“You don’t look that bad,” he told me.

I had a hard time adjusting to wearing them all day at first, but soon realized that I actually enjoyed seeing things clearly and crisply across the room.

Scott played the drums for Swing Choir and he and I ogled each other from across the room. He was awesome as he jammed and occasionally threw a drumstick in the air, almost hitting our teacher. My heart would race when he’d glance up and catch my eye before I quickly looked away. I knew he was watching the gleam in my eye; or more like the reflection of the lights in my glasses. I was hopeless.

Then, one day, I was hit square in the face with the ball in P.E. My glasses flew into the air and the left arm shattered into three pieces as they hit the floor.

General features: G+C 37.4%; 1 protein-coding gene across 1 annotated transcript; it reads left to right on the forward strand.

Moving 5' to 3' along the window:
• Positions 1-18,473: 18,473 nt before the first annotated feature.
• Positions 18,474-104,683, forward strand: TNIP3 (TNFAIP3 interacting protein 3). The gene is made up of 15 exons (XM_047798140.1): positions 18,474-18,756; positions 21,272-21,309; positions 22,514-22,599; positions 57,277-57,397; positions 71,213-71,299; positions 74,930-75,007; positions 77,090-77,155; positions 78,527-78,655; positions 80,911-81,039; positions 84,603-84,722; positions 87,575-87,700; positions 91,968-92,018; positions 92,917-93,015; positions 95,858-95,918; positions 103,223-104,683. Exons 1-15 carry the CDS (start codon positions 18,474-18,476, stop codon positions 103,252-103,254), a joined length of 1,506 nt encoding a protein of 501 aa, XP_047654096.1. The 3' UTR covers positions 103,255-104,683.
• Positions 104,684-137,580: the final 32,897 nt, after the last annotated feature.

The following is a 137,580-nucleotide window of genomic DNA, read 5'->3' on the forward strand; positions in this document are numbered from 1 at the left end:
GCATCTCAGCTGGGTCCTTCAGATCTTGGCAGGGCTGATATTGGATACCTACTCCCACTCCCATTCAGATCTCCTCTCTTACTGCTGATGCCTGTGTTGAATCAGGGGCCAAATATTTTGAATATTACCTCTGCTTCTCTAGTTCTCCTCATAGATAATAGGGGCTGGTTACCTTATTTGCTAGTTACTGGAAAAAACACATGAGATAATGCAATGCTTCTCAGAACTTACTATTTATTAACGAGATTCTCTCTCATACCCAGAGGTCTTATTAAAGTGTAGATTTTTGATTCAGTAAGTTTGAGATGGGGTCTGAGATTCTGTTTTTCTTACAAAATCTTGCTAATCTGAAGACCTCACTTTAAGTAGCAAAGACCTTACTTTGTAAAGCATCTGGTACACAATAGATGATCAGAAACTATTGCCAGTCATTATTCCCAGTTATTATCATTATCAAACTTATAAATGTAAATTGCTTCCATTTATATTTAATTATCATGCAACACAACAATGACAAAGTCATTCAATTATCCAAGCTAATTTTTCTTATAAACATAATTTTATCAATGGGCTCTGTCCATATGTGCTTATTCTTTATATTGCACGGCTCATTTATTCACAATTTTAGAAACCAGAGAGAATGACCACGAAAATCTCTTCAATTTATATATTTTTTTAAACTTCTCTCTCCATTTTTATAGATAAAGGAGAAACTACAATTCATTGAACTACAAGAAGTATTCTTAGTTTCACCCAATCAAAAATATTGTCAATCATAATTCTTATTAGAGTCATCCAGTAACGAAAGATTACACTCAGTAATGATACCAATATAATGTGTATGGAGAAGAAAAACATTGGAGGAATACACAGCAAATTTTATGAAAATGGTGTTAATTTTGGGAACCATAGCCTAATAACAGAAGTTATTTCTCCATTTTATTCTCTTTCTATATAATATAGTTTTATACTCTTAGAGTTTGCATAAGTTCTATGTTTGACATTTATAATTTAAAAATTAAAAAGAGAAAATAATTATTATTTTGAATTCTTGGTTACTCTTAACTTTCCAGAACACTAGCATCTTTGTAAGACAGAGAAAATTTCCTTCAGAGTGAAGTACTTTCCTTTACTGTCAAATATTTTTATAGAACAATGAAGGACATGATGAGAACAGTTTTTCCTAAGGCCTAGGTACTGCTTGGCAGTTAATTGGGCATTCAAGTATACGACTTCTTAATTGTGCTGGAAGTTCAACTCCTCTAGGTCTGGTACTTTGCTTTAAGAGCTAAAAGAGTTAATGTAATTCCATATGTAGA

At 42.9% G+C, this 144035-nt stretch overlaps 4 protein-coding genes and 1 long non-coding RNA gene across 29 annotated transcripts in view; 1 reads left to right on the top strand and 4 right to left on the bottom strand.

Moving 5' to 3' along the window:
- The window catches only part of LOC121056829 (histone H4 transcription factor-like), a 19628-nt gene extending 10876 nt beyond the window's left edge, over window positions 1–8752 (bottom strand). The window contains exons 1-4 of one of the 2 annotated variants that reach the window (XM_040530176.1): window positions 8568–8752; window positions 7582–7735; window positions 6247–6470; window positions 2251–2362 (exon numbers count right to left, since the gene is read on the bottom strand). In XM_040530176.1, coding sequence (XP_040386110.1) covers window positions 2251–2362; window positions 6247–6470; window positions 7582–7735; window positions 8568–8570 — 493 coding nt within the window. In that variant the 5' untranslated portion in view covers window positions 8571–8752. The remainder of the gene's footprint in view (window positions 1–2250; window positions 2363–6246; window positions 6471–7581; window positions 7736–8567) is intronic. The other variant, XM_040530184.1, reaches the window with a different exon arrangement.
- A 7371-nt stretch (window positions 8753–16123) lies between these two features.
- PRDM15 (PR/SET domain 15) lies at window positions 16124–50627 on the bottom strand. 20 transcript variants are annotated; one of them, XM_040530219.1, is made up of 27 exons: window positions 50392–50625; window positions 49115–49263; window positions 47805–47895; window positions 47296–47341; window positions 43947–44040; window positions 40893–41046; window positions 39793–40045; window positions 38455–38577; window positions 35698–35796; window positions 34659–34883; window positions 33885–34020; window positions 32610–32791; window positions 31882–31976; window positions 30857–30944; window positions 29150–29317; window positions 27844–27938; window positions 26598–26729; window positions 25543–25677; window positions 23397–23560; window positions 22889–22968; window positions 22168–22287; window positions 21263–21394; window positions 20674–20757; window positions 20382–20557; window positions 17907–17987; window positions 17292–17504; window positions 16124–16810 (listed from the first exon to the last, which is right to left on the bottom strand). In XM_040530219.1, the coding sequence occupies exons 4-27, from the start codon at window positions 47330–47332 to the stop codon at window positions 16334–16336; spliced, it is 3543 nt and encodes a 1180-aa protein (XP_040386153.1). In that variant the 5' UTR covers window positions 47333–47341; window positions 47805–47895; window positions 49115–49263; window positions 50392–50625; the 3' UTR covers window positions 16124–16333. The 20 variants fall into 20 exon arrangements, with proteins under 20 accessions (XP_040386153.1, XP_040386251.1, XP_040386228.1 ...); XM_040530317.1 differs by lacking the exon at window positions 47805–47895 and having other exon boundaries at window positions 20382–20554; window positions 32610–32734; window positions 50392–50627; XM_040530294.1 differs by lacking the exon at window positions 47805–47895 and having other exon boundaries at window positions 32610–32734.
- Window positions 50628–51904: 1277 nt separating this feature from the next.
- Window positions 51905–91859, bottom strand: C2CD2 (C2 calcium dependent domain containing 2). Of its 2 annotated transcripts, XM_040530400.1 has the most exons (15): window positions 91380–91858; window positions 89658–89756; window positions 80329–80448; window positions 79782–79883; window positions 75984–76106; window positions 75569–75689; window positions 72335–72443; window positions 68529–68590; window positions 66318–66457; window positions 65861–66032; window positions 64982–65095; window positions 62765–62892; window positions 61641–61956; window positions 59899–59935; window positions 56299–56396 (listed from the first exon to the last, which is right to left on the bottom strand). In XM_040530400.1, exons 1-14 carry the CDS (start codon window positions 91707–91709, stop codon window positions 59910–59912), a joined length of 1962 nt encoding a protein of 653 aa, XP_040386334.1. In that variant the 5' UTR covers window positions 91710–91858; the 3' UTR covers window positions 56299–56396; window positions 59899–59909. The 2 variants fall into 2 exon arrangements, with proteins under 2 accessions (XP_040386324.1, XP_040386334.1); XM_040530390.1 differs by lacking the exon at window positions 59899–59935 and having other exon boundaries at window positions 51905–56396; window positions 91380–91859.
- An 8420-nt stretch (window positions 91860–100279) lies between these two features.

Now I could get a new pair of glasses, I thought.

My mother didn’t agree. I left geek-ville and I entered a new phase of triple-decker-nerdville. My mom had the audacity to make me tape them together. Not just tape—masking tape.

“I can’t and I won’t,” I cried.

“It’ll build character,” She announced.

I had heard those words my whole life. At this point, I should have had enough character to sustain an entire village of nerds. How could I face everyone at school? I was humiliated beyond words as I walked down the halls.

“Cindy, you have a new look today,” chimed Mr. Higginson, our choir teacher as he snickered and laughed with all the other kids.